Ever since my time as a student of fine arts, I was severely impacted by the way chemical products are used even in pieces of artwork with the aim of decorating or giving back life to objects. I was a lot younger but already very determined in my thinking that if one day I had my own handicraft workshop, I’d only use natural products that wouldn’t harm the environment.
Today, Lidia’s handicraft shop, La Tinaja de la Axarquía, is a quaint establishment selling 100% local products decorated with totally natural paints. But the shop itself came into being around 20 years ago and was born from the enthusiasm of her parents, Antonio and María Dolores, who were willing to promote local crafts and products. Antonio used to work in marble processing, but soon had to stop due to health reasons, hence the idea of establishing an outlet selling local handicrafts; the ideal solution for him to continue working.
Since the shop opened, Lidia helped out when she had time off from her studies in Granada: “My mother and father’s work were complementary; they had found a way to combine their skills while helping out local businesses. La Tinaja, at that time, was mainly producing amphoras, jars and troughs, so it was strongly connected to local farmers and countryside traditions.”
While La Tinaja continued trading, Lidia was forced to move away from her beloved Andalusia because of the crisis. She began a new life in Paris where she found a job and acquired more experience in the use of natural materials for creating, painting and restoring objects. But in Paris she also gained quite valuable insights that reinforced the thoughts she harboured as a fine arts student: “Paris is a really beautiful city that is visited by millions of people every year. Paris gave me a lot in terms of experience, but it also dawned on me that there are very different ways of visiting a place. I prefer those who help locals and have minimal impact on the place and environment. Since then I have changed my attitude as a tourist, and I have my own way of being “consumeless”. What I still did not know at that time was that I would myself be an ambassador of these values through La Tinaja…”
When Antonio’s health conditions worsened again, Lidia left Paris and came back to Vélez-Málaga. She started looking for a job again, but without success. When Antonio passed away, Lidia decided to continue with the shop and partly reinvented it according to the lessons learned in Paris. It seemed everything happening in her life had prepared her for the moment she would eventually manage La Tinaja, from her fine arts career to her Paris years.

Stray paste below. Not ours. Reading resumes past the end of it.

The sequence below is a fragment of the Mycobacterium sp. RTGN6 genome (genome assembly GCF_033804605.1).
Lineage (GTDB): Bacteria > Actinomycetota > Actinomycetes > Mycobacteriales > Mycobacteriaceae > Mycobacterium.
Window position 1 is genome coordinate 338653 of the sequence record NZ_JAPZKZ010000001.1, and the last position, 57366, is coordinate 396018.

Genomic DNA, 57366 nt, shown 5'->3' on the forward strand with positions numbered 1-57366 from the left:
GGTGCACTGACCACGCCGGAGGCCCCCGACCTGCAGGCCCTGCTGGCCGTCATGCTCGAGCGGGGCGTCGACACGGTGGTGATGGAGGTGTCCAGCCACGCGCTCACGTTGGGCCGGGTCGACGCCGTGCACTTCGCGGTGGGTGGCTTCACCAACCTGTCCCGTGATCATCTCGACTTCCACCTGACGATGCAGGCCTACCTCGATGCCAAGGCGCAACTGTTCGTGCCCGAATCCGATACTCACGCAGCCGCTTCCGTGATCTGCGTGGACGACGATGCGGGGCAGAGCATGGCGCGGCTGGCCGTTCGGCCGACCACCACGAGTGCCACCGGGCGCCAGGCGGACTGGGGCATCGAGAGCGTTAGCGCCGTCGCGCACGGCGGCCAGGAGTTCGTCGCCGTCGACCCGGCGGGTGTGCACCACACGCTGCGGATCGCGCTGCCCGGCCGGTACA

My comeback was necessary but also something I desired. I had never really wanted to leave Vélez-Malaga, but was rather forced by circumstances. When my father passed away, I continued his work but also brought new elements to the shop: we still have local handicrafts but also handmade souvenirs and ceramics. I use my experience to decorate them with organic paints and varnishes, but I also personalise old furniture and objects brought by people who wish to bring them back to life or make them unique. The great thing is that this does no harm to the environment and offers a new lease of life to these items so that they can be enjoyed for longer.
In La Tinaja, in fact, Lidia sells both objects made and decorated by herself— natural products such as organic soaps—and also offers people the chance to bring objects they wish to transform and decorate in order to continue their use.
Bringing objects back to life is another way of being consumeless: if you think about restoring furniture, it’s all about things being given a new opportunity—for which no more trees need be felled—and I can give them a new personality without being hard on nature. People visiting La Tinaja feel they are helping the environment instead of impacting on it, and this is the best exchange I can imagine when I think about somebody visiting a place.
With this new concept for her shop, Lidia found a way to give back to her land what their parents wanted to give and feels she could spread this message to everyone visiting La Tinaja: “We have to be conscious that today the world and its natural resources have been so exploited that we will unlikely ever be able to restore things back to their initial condition. But we can be helpful and have a less severe impact, and this is what I try to do every day”.